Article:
Publications, opinions, and speeches
The Skilled Budget
Published on 22/03/2013
Skills and training comprise the centerpiece of the federal Budget 2013. But the federal document is also a skilled Budget. The government has been training Canadians for quite some time – to dampen our expectations. The purpose of creating a scarcity mindset is to set the stage. The ground work was so carefully laid that Canadians were primed to expect doom and gloom. Any announcement actually made is hailed as nothing short of miraculous.
On the positive side, there are significant areas of spending related to manufacturing, community infrastructure, Aboriginal Canadians, social housing and employment measures for persons with disabilities. Because of lack of detail in the Budget, however, it is impossible to know how much of the proposed expenditure is ‘new’ money or how much will be diverted from other programs.
Beneath the many positive announcements lies some not-so-good news. A federal Budget guided by a scarcity mindset can result in questionable responses. A Budget shaped by a scarcity mindset can be scarce in the wrong places. A scarcity mindset can leave unresolved some fundamental problems facing the country.
On the questionable response side, the prominent Canada Job Grant likely will encounter significant problems in the required negotiations with provinces and territories. The measure as constructed would see the provinces allocating an additional $300 million a year on their matching grants over and above what they now spend on training. From a provincial and territorial prospective, all of the current $500 million is being deployed to provide training and employment preparation, much of it for social assistance recipients. Cutting out two-thirds of the money could mean mass firings, including at community colleges, and eliminating almost all employment programs aimed at persons not eligible for Employment Insurance (in Ontario and the West, this is the majority of unemployed).
The new strings for income assistance intended for Aboriginal youth were unilaterally introduced. The federal government could have announced instead that it wanted to assist willing First Nations convert from passive social assistance to active programs, and that it was ready to make a substantial investment to do so. Ottawa could have indicated its commitment to consulting with First Nations as to whether this is a goal they share and, if so, how it could be best achieved.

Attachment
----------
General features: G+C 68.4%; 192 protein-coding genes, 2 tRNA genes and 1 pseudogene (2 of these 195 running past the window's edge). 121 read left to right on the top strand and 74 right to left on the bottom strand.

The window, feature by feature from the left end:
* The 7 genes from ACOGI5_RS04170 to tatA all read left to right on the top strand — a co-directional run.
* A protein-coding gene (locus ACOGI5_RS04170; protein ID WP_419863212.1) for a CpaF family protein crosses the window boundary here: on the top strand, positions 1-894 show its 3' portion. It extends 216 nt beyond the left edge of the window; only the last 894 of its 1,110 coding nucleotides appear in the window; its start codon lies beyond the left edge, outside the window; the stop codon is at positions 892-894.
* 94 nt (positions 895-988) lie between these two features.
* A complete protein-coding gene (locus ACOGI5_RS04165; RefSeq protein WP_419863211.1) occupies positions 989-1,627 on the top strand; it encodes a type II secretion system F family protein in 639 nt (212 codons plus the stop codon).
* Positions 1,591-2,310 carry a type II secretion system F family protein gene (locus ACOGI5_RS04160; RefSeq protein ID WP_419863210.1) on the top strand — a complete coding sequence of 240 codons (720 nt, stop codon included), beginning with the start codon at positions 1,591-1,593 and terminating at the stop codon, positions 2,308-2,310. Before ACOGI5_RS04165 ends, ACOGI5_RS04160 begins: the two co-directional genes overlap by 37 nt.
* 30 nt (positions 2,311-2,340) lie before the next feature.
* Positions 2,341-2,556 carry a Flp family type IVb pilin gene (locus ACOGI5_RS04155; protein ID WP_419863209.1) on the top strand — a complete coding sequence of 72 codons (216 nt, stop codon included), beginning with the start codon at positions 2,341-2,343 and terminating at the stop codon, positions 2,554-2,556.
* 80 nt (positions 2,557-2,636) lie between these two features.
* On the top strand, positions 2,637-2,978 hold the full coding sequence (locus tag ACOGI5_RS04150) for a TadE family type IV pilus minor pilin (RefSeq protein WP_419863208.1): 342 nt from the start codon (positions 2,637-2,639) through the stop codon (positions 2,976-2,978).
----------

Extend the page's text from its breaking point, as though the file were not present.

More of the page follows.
The scarcity mindset creates scarcity in the wrong places. Canadians have been led to believe that this country’s resources are limited. When it comes to natural resources, this is absolutely the case. Rather than turning its attention to natural resources that are indeed in relatively short supply, Ottawa has focused instead on scarce fiscal resources. Canadians have been told there are few available funds to tackle tough problems. Yet miraculously, money just happens to be found when it comes to supporting the government’s pet projects.
Last year, for example, the federal government spent millions refighting the War of 1812 when it should, instead, have been fighting the War against poverty of 2012. We appear to have lost sight of the real war against poverty and inequality in this nonetheless affluent nation. The federal government should have scrapped the Universal Child Care Benefit and non-refundable Child Tax Credit – two flawed and costly schemes – and redirected their spending to bolster the Canada Child Tax Benefit, a proven poverty fighter which delivers monthly cash payments to 90 percent of Canadian families with children and pays the most to the poor.
Budget 2013 introduces a new Building Canada Plan worth a total $53 billion, which will help tackle the massive backlog that communities currently face in repairing and upgrading their hardware. While the announced funds are crucial, their delivery remains questionable. Communities will have to apply for a grant to receive the funds. They will have to get in a very long and competitive line, and may or may not be successful in their respective bids. Moreover, Canada’s major cities should be invited to go to the head of the line. Major cities drive Canada’s economy. There must be explicit recognition of this reality and greater investment in larger centres if Canada is to be a real player on the global stage.
Far more important to resolve, however, is the need to fundamentally overhaul the existing grant relationship and for Canadian cities to have their own independent sources of revenue. Canadian cities need access to ongoing and stable financing, such as a percentage of federal or provincial income taxes. The infrastructure money is both welcome and crucial but unfortunately leaves untouched the underlying fiscal architecture – itself in desperate need of repair.
ISBN – 1-55382-577-2